Posts Tagged ‘drugs

19
May
13

Traffic “Mr. Fantasy”

I’ve been aware of the band Traffic without knowing a thing about them for my entire adult life, so when I let the needle hit the vinyl and the room filled with aural imagery, I thought, wow, there’s probably a few experiences for me left in this fully lived life if I bother to open my mind and somehow come up with the money to pay for it all. Nowhere on this record is a date, but my sources tell me it was released in 1967 and was indeed the band’s first album. This is one of those album covers that open up, and inside there are a lot of pictures – what looks like a misconceived photo session with a jester, and then portraits of the band members. Dave Mason’s is the most pretentious of the four, sitting in a stark room, back to the camera, playing some instrument (he’s credited with sitar, tambura, shakkai, and “meletron” – as well as guitar, vocals, and “bass guitar.” The photos of Jim Capaldi and Chris Wood are classic “hey girls!” dude-in-band pics. The fourth photo is uncredited, but process of elimination tells me it must be Steve Winwood; he’s in a meadow, an axe held high above his head, about to take a vicious swing at something just off camera – one might assume the art director, or jester, or perhaps Dave Mason.

The songwriting credit is spread around and the songs are all over the place, exercising show-off virtuosity while maintaining a whimsicality that pushes the message: “We don’t take ourselves all that seriously, we’re just having a good time! Though actually, you should take us seriously.” False starts, Cheech and Chong joint lighting sounds, wacky lyrics (“My bed is made of candy floss, the house is made of cheese”). Each song is a new adventure. “Dear Mr. Fantasy” steals that riff from the Jimi Hendrix version of “Hey Joe” – though, who knows where these things originated. Maybe Hendrix is Mr. Fantasy! We needn’t assume “Mr. Fantasy” means “drugs.” Though side two does start out with a song called “Dealer” –  a bit of a corny “south of the border” thing. The song “Coloured Rain” starts out sounding just like “Pinball Wizard” (which didn’t come out until a couple years later), but then it goes into a really nice, heavy saxophone, organ, and percussion dominated jam that’s my favorite thing on the album.

You’ve got to wonder about the name of the band, as I generally don’t think of “traffic” as something in any way good or unique. It would be kind of like naming your band “Headache.” Which I’m sure someone has done. I wonder if back in 1967 they thought of traffic differently, like how they would always have the photo of the huge highway “cloverleaf” in the grade school social studies books, like those were the coolest things ever, and not the ecological and aesthetic nightmares they are. Then again, there is drug “trafficking” – not to keep on about the drug references here. Oh, and the final thing – the album cover is a pretty remarkable photograph – and it’s one of those that opens up, so it’s like 24″ x 12″ – with a fire blazing in a brazier on the left side (or back) and the band members on the right, with candles in Chianti bottles. The band members are all looking at – seemingly in awe – in the middle of the photo – a guy sitting cross-legged with an acoustic guitar – and if I’m not mistaken, it’s “Papa” John Phillips! Now why would these guys, Traffic, put John Phillips on their album cover? Hey, this was The Sixties.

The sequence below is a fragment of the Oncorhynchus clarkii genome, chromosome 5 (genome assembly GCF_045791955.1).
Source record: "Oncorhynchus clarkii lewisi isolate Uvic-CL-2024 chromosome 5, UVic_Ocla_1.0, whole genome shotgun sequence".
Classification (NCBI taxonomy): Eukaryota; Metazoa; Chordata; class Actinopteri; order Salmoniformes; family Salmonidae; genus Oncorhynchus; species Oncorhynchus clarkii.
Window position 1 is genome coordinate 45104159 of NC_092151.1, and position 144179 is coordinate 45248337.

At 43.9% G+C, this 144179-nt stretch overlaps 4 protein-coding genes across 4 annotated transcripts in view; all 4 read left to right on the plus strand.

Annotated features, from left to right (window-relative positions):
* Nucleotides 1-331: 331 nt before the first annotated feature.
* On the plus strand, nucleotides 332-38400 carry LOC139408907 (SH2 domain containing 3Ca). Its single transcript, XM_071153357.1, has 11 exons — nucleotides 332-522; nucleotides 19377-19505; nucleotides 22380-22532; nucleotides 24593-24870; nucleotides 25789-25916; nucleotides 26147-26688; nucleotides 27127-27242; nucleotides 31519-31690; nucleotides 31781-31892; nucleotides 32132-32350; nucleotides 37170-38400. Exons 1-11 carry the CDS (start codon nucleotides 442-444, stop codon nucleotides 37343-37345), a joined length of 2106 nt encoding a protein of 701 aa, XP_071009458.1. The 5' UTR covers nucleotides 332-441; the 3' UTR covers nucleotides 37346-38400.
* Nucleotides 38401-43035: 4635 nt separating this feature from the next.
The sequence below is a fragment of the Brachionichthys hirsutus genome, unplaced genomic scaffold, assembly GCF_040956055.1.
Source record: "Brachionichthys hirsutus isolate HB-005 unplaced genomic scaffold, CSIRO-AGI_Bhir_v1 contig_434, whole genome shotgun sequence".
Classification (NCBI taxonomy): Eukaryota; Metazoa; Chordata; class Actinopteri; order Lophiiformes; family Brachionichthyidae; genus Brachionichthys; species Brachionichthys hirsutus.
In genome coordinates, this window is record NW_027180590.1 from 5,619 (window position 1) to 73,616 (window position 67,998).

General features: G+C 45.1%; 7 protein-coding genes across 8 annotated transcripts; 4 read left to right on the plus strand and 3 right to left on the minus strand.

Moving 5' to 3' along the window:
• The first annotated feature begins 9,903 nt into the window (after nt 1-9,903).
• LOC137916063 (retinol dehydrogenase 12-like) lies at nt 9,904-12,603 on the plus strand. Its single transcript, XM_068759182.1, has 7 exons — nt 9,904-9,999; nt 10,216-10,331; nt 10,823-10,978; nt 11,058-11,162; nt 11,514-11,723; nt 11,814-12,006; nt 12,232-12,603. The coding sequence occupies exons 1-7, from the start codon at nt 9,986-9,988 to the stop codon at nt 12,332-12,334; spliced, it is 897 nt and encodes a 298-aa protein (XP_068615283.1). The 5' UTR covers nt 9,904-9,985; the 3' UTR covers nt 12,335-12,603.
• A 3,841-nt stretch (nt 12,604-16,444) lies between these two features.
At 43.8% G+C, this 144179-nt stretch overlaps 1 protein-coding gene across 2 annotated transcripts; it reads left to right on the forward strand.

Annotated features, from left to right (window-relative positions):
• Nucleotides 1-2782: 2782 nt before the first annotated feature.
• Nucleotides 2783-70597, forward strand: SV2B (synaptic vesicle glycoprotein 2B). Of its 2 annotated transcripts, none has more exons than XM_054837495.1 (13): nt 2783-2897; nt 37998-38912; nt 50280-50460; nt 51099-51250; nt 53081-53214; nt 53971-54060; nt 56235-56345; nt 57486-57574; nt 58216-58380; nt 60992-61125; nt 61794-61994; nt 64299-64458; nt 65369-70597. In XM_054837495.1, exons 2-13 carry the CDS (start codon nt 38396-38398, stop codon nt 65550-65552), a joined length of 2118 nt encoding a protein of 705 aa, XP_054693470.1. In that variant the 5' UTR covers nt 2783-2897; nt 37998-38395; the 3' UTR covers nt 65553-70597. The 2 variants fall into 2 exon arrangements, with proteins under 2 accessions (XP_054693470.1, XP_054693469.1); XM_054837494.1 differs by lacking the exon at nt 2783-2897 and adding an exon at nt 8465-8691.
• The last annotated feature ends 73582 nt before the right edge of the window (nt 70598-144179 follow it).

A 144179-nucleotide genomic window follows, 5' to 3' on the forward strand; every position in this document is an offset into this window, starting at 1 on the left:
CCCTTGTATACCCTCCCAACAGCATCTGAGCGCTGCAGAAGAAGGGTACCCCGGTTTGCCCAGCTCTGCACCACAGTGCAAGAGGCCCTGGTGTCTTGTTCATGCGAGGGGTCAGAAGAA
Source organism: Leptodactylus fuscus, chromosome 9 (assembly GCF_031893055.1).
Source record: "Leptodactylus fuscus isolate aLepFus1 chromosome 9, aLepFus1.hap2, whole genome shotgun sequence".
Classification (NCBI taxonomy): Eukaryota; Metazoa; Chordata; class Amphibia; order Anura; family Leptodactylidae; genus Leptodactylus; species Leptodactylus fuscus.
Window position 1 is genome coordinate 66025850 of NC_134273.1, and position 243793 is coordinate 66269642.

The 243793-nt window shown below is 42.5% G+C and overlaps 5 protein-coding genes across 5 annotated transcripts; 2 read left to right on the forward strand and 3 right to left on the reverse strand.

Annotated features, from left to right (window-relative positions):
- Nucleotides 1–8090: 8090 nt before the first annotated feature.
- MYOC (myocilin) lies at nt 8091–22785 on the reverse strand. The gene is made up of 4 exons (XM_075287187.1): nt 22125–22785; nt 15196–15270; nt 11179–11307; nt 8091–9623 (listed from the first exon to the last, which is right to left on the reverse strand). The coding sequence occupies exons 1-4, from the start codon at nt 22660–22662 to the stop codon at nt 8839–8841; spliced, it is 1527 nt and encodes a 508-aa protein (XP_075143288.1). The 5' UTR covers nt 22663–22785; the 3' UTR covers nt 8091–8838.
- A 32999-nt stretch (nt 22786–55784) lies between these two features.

15
Apr
08

Aerosmith “Draw The Line”

I guess this is Aerosmith’s 5th album, and when it came out in 1977 I had already decided that they sucked– I don’t remember why exactly, because I never DIDN’T like the two earlier records I had– though I never liked “Dream On” from their first record. I remember when “Rocks” came out, I just hated it– I don’t remember why– just because of the cover with the diamonds. Or did I actually hear it? Anyway, I don’t recall ever hearing any of this record, or ever being much aware of its existence. I think when I got into punk rock I just really cut a lot of stuff out of my world.

It starts out almost sounding like the Aerosmith I remember and liked so much. The second song, “I Wanna Know Why” is pretty good– it actually sounds a lot like something from the first solo David Johansen record from almost the same time. It goes on for too long, though, and has too many elements– and the record just goes downhill from there. Though the Joe Perry song is kind of weird; it really reminds me of that Klark Kent (Steward Copeland) song, “Don’t Care” which came out about the same time.

The first song on side two, “Kings and Queens” just totally reminds me of everything that went wrong with rock music in the 1970s and why we (punk rockers) rejected all of it. Steven Tyler and Joe Perry will be the first ones to tell you that they did too many drugs, but I don’t want to presume that drugs are the reason this sounds so bad. Maybe it was too much touring, or too much eating at Taco Bell. At any rate, most of this record is like an aural representation of constipation.

The cover, a pathetic caricature of the band by Al Hirschfeld is just really… sad. It pretty much says “end of the line.” They probably should have called this record “End Of The Line,” or R.I.P. But I love Aerosmith! I’m glad they didn’t OD and die, and I’m even glad they kept playing and recording. I just never want to see or hear this record again.




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